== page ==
His method, however, of imaginative reconstruction was by no means suited to English ways of thinking. In spite of his protests against abstraction, hypothesis and synthesis, his allegory of the statue is in the highest degree abstract, hypothetical and synthetic. James Mill James Mill (April 6, 1773 - June 23, 1836), historian and philosopher, was born at Northwater Bridge, in the parish of Logie-Pert, Forfarshire, the son of James Mill, a shoemaker. His mother, Isabel Fenton, of a good family which had suffered from connection with the Stuart rising, resolved... James Mill, who stood more by the study of concrete realities, put Condillac into the hands of his youthful son with the warning that here was an example of what to avoid in the method of psychology. In France Condillac's doctrine, so congenial to the tone of (17th century - 18th century - 19th century - more centuries) As a means of recording the passage of time, the 18th century refers to the century that lasted from 1701 through 1800. Historians will sometimes specifically refer to the 18th century as 1715-1789, denoting the period of time between the death... 18th century philosophism, reigned in the schools for over fifty years, challenged only by a few who, like Maine de Biran. François-Pierre-Gonthier Maine de Biran (November 29, 1766 - July 20?, 1824), usually known simply as Maine de Biran, was a French philosopher. Life Maine de Biran was born at Bergerac. The name Maine he assumed (some time before 1787) from an estate called Le Maine... Maine de Biran, saw that it gave no sufficient account of volitional experience. Early in the Alternative meaning: Nineteenth Century (periodical) (18th century — 19th century — 20th century — more centuries) As a means of recording the passage of time, the 19th century was that century which lasted from 1801-1900 in the sense of the Gregorian calendar. In the sense of the Common Era... 19th century, the romantic awakening of The Federal Republic of Germany ( German: Bundesrepublik Deutschland) is one of the worlds leading industrialised countries, located in the heart of Europe. Due to its central location, Germany has more neighbours than any other European country: these are Denmark in the north, Poland and the Czech Republic in the... Germany had spread to France, and sensationism was displaced by the eclectic spiritualism of Victor Cousin (November 28, 1792 - January 13, 1867) was a French philosopher. The son of a watchmaker, he was born in Paris, in the Quartier Saint-Antoine. At the age of ten he was sent to the local grammar school, the Lycée Charlemagne, where he studied until he was... Victor Cousin.

Condillac's collected works were published in 1798 (23 vols.) and two or three times subsequently; the last edition (1822) has an introductory dissertation by AF Théry. The Encyclopédie méthodique has a very long article on Condillac (Naigeon). Biographical details and criticism of the Traité des systèmes in JP Damiron's Mémoires pour servir a l'histoire de to philosophie au dixhuitieme siècle, tome iii.; a full criticism in V Cousin's Cours de l'histoire de la philosophie moderne, ser. i. tome iii. Consult also F Rethoré, Condillac ou l'empirisme et le rationalisme (1864); L Dewaule, Condillac et la psychologie anglaise contemporaine (1891); histories of philosophy.


  • This article incorporates text from the The public domain comprises the body of all creative works and other knowledge—writing, artwork, music, science, inventions, and others—in which no person or organization has any proprietary interest. (Proprietary interest is typically represented by a copyright or patent.) Such works and inventions are considered part of... public domain The Eleventh Edition of the Encyclopædia Britannica (1911) in many ways represents the sum of knowledge at the beginning of the 20th century. The edition is still often regarded as the greatest edition of the Encyclopædia Britannica, with many articles being up to 10 times the length of... 1911 Encyclopædia Britannica.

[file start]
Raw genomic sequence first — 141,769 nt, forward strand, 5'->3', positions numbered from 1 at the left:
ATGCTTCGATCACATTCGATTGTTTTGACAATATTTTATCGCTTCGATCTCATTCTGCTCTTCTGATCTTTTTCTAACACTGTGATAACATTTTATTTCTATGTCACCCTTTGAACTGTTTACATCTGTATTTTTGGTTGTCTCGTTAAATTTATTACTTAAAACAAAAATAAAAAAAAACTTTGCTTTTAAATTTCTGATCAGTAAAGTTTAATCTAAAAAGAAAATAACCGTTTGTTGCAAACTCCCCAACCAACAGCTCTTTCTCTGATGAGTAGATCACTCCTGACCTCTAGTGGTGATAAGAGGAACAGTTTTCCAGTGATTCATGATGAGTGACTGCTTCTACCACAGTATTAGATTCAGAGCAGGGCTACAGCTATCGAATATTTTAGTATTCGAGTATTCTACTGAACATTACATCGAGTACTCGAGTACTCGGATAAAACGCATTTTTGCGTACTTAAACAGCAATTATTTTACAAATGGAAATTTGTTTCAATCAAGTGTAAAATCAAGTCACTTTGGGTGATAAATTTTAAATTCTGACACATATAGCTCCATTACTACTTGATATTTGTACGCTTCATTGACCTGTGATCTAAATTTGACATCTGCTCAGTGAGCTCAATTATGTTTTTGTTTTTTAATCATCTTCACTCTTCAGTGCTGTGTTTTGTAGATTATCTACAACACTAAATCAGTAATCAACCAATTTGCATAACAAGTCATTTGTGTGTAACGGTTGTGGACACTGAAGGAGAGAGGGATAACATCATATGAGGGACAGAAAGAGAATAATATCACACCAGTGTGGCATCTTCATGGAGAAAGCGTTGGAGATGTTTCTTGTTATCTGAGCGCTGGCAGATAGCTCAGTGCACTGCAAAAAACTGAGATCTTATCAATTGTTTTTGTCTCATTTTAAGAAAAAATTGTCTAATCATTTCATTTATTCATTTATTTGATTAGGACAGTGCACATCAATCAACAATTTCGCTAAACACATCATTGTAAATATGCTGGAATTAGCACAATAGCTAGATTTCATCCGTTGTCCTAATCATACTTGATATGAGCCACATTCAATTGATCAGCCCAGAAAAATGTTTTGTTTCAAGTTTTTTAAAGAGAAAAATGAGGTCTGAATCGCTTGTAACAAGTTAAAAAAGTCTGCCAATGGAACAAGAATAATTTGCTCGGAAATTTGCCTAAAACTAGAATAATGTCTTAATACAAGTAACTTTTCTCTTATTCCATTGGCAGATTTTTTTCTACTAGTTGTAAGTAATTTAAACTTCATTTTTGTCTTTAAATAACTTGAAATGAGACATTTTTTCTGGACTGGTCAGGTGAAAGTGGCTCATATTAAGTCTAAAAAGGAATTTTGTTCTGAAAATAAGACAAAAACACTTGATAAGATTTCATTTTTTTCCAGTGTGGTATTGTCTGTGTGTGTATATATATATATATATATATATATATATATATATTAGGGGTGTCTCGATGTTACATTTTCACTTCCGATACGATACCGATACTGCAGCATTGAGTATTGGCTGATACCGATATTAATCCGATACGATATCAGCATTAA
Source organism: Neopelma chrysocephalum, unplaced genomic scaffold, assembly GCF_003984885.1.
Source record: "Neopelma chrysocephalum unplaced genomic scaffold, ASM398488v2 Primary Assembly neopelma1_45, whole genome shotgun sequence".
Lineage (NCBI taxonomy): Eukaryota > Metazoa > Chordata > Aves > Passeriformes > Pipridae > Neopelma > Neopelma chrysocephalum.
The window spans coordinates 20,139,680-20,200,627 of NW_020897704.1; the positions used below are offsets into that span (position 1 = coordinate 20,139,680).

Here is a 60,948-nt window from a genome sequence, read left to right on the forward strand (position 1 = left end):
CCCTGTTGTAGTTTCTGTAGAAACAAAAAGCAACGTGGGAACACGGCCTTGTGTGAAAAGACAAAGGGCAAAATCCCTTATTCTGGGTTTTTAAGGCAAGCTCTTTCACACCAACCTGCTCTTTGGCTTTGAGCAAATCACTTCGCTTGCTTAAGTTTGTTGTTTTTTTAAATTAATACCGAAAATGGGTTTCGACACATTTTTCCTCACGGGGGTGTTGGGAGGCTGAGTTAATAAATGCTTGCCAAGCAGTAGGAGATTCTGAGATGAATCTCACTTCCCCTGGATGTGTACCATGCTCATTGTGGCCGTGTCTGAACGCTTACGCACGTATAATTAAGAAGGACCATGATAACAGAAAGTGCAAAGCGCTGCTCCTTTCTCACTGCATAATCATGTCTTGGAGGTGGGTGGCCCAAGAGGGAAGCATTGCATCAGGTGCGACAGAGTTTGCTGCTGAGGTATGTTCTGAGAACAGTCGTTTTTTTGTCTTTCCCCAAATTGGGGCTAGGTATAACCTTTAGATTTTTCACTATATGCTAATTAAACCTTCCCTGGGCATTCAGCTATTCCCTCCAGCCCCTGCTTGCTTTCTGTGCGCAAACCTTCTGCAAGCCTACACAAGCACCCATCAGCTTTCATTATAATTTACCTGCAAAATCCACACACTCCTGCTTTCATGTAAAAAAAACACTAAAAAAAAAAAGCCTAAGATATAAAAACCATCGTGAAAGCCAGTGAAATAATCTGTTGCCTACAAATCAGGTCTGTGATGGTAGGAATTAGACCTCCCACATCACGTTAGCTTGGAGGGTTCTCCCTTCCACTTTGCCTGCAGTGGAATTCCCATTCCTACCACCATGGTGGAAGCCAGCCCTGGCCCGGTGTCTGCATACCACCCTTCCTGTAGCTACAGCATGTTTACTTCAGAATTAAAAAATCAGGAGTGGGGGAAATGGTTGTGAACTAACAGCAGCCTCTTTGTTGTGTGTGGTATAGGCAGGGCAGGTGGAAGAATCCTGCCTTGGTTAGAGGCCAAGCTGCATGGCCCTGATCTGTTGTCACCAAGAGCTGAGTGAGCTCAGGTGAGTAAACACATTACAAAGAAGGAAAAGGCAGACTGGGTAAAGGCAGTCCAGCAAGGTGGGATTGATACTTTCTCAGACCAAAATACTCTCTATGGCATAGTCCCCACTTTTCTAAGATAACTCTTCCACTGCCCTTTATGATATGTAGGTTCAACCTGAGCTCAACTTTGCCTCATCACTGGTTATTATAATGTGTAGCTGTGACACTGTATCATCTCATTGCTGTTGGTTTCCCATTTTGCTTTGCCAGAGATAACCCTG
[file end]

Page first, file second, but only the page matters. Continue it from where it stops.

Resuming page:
Preceded by:
Pierre-Joseph Thoulier d'Olivet
This is a list of members of the Académie française (French Academy) by seat number. The primary professions of the academicians are noted. The dates shown indicate the terms of the members, who generally serve for life. Some, however, were excluded during the reorganisations of 1803... Seat 31
The Académie française, or French Academy, is the pre-eminent French learned body on matters pertaining to the French language. The Académie was officially established in 1635 by Cardinal Richelieu, the chief minister to King Louis XIII. Suppressed in 1793 during the French Revolution... Académie française
Succeeded by:
Louis-Élizabeth de La Vergne de Tressan

  Results from FactBites:
Étienne Bonnot de Condillac (Stanford Encyclopedia of Philosophy) (8691 words)
Condillac was asking what a person endowed with just a sense of smell would think upon acquiring the power of hearing, or what a person endowed with vision would know if unaffected by hunger, incapable of motion, and unaware of any tactile sensation.
Condillac's reply to the Chesselden data contained the germs of an insight that was to be central for the later Treatise: the claim that visual sensations, and indeed all sensations, might contain information that goes unnoticed by a subject simply because it is not attended to.
Condillac claimed that, were each particular smell only ever experienced in conjunction with just one particular sound, and vice versa, the two would not be thought of as distinct things or substances, even though they would be distinguished from one another.
Étienne Bonnot de Condillac > Notes (Stanford Encyclopedia of Philosophy) (368 words)
As Condillac presented it, the argument proceeds by establishing that thought could not be attributed to an extended being, and so must be the property of an unextended and hence immaterial substance.
To establish this point Condillac observed that any extended being is composed of parts that exist outside of one another and that therefore can be separated from one another.
Presumably he supposed that it is too extravagant, insofar as it needlessly multiplies the number of substances that are supposed to have the thought, and that it conceeds the case, insofar as it allows that thought can only occur in an indivisible substance.